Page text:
May 19, 1917

Saturday, May 19, 1917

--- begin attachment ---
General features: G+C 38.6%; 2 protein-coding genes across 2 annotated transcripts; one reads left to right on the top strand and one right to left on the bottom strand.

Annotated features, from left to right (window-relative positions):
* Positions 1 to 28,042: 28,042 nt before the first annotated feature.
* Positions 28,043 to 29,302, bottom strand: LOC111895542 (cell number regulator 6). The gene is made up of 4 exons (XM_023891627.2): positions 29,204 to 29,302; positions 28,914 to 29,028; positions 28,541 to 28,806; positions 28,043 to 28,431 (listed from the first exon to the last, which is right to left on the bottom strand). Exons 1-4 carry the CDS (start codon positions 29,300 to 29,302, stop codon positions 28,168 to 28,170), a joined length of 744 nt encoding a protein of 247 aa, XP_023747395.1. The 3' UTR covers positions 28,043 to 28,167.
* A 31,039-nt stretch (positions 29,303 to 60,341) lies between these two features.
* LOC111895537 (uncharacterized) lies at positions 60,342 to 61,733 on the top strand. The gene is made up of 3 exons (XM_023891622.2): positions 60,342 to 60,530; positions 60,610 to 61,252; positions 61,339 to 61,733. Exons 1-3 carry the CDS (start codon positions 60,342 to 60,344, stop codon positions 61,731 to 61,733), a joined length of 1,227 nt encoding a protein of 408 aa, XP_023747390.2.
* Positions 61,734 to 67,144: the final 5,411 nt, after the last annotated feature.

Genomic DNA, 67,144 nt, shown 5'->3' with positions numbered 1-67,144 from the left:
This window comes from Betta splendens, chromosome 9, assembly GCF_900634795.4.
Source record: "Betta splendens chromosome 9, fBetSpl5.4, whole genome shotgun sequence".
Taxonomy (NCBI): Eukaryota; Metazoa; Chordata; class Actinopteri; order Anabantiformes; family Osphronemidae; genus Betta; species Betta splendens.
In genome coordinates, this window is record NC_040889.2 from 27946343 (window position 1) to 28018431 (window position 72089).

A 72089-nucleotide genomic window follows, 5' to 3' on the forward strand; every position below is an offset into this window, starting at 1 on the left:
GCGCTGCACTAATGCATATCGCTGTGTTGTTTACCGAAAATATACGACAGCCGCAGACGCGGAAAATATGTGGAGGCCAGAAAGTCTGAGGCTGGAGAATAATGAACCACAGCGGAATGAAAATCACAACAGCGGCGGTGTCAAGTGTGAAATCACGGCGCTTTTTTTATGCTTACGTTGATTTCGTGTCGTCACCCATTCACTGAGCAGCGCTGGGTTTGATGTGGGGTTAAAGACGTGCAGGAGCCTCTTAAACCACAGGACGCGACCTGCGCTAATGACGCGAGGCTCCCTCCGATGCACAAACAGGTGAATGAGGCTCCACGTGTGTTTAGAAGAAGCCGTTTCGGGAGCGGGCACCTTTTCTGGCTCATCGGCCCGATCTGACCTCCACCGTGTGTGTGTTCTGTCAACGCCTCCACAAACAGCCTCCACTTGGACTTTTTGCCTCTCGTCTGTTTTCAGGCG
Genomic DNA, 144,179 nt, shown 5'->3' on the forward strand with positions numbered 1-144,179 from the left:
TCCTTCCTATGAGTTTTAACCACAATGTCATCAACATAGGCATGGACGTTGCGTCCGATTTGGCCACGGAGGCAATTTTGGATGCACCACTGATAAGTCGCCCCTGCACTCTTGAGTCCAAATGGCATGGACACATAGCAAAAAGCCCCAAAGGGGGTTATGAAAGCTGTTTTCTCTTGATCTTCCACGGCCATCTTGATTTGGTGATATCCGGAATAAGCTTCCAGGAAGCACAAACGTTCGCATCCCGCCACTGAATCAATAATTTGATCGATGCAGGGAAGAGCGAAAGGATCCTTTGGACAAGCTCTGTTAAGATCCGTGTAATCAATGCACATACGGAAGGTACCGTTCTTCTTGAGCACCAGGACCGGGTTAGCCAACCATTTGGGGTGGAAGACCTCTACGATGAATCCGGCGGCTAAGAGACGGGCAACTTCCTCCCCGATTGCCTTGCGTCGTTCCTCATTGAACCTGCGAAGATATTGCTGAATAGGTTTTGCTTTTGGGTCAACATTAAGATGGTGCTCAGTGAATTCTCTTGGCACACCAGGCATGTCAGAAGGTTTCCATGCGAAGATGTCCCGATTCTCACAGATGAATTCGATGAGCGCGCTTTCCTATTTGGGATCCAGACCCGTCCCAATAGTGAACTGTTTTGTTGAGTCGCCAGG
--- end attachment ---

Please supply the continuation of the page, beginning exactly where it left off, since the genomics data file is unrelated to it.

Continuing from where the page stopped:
May 19 Forgot to write yesterday. We were breakfasted at the terminal on Hoboken Docks yesterday by the Red Cross and it surely was a failure as a breakfast. Then we went to the Red Cross quarters in the Waldorf. There were fitted out c hats soft, velour and other navy blue serge dresses, red cross capes, brassards & caps. I like the brassards caps & capes very much. The latter are navy blue & lined c bright red flannel & a red cross on the front--nifty. We had lunch at the Waldorf & finally escaped & took a bus ride up town. Saw Central Park, Riverside Drive, etc. Was able to recognize a few points from pictures, etc. We went to dinner on the St. Louis. That is another boat that is taking Unit 10 from Philadelphia. Then we were assigned our rooms on the Mongolia. I am with Miss Hostman and Miss Hoffman--neither is very interesting, but I can stand them a while at any rate. Frances is in the next state room and Bess in the next. Emma and Mac are the only two of our bunch together. This morning we were not allowed to go off the boat at all except over to breakfast on the St. Louis. The meal was fair but the service was rotten as most of the waiters were suffering from channell fever. This boat is an old one and has been used as a freight but is fixed up now as a transport. They’re afraid to risk the good boats. This is the boat that sunk a submarine not long ago. I understand that we are to be convoyed across but of course do not know. We don’t even know where we’ll land but our destination is supposed to be France. Later We left the docks at 3 o’clock were towed down the channel & stopped just inside the harbor. The gunners were practicing loading their guns & overheard them say that it was $600 to the man that got a submarine. Also that the Germans were offering 1500 to the man that got us. The boys who had signed in as privates were all shooed off the upper decks & we all so hated to see them go. They are such nice boys & so willing to do anything. While we were at dinner the boat started again and at 8:30 passed the Ambrose Channel Light out into open sea. All the port holes are closed and no lights are allowed anyplace, even in the saloon nor corridors later. We walked in the wind & listened to the boys playing their ukuleles & singing. They are much gayer down below than we are above. The two meals we have had on board have been very good.